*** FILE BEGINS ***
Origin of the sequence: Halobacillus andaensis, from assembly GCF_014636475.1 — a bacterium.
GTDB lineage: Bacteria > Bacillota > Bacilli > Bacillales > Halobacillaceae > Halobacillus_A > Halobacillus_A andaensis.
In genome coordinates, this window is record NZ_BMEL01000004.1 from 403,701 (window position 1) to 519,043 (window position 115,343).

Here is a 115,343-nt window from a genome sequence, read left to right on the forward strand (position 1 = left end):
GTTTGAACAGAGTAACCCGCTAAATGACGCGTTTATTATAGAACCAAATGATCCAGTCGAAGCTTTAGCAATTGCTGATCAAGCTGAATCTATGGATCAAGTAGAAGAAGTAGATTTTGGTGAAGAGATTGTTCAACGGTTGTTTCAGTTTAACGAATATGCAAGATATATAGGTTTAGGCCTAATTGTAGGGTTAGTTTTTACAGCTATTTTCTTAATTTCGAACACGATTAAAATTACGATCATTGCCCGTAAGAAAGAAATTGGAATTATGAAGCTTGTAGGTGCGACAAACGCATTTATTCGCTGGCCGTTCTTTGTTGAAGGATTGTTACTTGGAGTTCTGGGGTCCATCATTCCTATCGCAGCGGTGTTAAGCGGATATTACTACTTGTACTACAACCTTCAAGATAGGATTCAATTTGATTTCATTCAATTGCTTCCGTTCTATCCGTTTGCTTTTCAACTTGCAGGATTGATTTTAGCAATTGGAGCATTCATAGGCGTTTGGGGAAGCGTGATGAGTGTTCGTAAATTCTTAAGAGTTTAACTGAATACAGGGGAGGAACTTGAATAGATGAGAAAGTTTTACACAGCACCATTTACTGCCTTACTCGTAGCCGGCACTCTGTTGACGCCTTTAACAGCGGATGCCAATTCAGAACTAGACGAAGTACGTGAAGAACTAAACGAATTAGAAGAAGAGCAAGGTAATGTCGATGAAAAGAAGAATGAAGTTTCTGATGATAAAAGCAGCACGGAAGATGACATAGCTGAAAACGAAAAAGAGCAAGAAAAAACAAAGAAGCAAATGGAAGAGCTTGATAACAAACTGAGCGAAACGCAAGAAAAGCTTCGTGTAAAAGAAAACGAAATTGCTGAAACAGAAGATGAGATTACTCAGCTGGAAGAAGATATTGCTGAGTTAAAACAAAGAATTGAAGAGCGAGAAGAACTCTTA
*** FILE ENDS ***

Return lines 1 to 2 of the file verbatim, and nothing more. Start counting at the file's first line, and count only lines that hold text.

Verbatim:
Origin of the sequence: Halobacillus andaensis, from assembly GCF_014636475.1 — a bacterium.
GTDB lineage: Bacteria > Bacillota > Bacilli > Bacillales > Halobacillaceae > Halobacillus_A > Halobacillus_A andaensis.